The camera zooms in on small boats taking on water and bobbing in the sea, filled with so many people that they are perilously close to capsizing. It's difficult to watch. Thankfully, a rescue boat arrives and begins pulling people to safety. The scene then shifts to a man standing amidst a giant menagerie of life vests piled in massive mounds, grimly sorting them by size: one for a small child, one for an adolescent, another for adults.
“Every one of these life jackets has a history and a life,” he says.
So begins “The Refugee Journey to Wellbeing,” an interactive exhibit on display at the 2016 ASTMH Annual Meeting organized by ASTMH in partnership with the US Centers for Disease Control and Prevention (CDC), along with colleagues at the International Organization on Migration, Médecins Sans Frontières (MSF), and the UN High Commissioner on Refugees.
The film captures poingant scenes from the wrenching journey undertaken by just a sample of the 65.3 million people ensnared in today’s global refugee crisis. It then continues with mock-ups of refugee camp reception and screening centers to demonstrate how refugees are registered and then carefully and thoroughly assessed and treated for health problems before being resettled.
Martin Cetron, MD, (left, in photo) director of the CDC’s Division of Global Migration and Quarantine, said the goal of the exhibit is to “reach the head and the heart,” to depict both the intense emotions of the refugee experience and to educate people about the extensive health screening and treatment that occurs before refugees resettle in the United States or other host countries.
“Poor health is often the most significant reason why some people fail to integrate into a new community,” he said. “For example, for a child, doing well in school often depends on getting rid of their intestinal parasites.”
Cetron said the ASTMH Annual Meeting is the perfect place to stage such an exhibition. He noted that many of the 4300 attendees at the conference are likely to encounter a refugee in their clinical work, but typically toward the end of the refugee’s journey. The exhibit, he said, is designed to depict the full chronology of the refugee experience: what drives people to flee, what happens when camps are set-up, and what sort of health interventions occur before resettlement.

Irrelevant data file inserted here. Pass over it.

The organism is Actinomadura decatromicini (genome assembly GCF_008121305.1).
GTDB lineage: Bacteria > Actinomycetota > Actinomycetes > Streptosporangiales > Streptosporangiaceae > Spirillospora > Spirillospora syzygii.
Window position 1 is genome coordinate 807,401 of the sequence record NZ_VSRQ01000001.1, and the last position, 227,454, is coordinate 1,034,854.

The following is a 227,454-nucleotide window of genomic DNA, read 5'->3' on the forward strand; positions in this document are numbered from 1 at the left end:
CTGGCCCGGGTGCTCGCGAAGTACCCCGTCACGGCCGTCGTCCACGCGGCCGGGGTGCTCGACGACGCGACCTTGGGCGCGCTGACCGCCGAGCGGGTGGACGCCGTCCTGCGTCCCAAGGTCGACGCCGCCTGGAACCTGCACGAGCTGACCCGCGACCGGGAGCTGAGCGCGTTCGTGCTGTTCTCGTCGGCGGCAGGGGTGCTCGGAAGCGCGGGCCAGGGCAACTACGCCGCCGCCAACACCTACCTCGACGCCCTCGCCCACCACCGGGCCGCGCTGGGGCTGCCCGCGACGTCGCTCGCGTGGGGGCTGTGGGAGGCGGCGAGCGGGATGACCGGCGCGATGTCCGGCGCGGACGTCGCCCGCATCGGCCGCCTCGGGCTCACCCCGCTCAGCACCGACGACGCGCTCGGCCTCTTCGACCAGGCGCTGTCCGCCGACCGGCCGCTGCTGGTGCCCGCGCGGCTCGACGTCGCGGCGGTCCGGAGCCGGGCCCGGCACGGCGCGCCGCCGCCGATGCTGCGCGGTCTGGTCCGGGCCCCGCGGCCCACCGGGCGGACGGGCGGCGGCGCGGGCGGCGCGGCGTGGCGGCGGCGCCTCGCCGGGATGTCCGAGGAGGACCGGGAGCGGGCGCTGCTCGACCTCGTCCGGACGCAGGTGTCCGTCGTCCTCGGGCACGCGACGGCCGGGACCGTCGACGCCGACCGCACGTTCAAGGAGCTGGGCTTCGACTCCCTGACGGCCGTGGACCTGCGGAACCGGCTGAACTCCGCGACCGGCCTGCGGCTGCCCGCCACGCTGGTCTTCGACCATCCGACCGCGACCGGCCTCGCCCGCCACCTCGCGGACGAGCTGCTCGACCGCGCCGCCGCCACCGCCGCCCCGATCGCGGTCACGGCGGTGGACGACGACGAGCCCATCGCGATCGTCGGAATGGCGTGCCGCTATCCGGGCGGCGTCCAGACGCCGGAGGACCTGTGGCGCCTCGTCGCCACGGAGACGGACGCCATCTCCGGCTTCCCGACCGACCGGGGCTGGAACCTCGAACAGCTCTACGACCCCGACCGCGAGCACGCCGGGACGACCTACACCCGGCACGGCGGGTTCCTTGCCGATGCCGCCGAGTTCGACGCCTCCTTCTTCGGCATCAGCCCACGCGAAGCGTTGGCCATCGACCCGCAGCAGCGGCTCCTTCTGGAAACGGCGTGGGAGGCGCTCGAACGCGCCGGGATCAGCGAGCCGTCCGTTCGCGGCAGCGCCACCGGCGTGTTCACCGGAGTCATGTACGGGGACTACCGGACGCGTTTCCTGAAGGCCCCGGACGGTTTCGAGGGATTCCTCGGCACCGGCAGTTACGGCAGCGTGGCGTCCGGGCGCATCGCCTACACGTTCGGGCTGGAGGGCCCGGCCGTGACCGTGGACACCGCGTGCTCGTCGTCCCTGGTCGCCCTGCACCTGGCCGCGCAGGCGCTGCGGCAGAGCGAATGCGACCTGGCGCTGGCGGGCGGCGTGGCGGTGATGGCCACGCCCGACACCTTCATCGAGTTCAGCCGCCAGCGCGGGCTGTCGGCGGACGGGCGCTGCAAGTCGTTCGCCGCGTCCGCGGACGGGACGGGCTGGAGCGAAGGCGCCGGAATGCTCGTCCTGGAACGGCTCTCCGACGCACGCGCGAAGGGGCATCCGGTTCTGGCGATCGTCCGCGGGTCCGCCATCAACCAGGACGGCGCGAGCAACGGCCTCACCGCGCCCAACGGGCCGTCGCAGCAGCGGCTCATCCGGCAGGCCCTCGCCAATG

Incoming ASTMH President Patricia F. Walker, MD, DTM&H, (right, in photo) Medical Director at the HealthPartners Travel and Tropical Medicine Center at the University of Minnesota, said the exhibit offers an accurate assessment of the incredible progress that has occurred in the field of refugee health.
“I’ve been working in refugee health since 1979, so I have watched the field evolve,” she said. “When I look today at the kinds of things that are happening for refugees internationally and when they come to the U.S., it’s a different and much improved world.”
In particular, Walker noted that the health screening and treatments now available are bringing a much more “scientific, compassionate and cost-effective” approach to refugee health concerns. She noted that, today, refugees seeking to resettle in the United States undergo a far more intensive health screening than almost any other person coming into the country.
Walker said there’s only one downside of the improved approach to refugee health.
“My job is not as exciting as it used to be,” she said, “because by the time they arrive here, most refugees already have been treated for their health concerns.”
Walker said the exhibit was an appropriate follow-up to the mock-up of the Ebola treatment unit that was featured at the 2015 ASTMH Annual Meeting, as both took on a “hot topic in global health” and offered a compelling and educational approach to an issue that can generate fear and mistrust.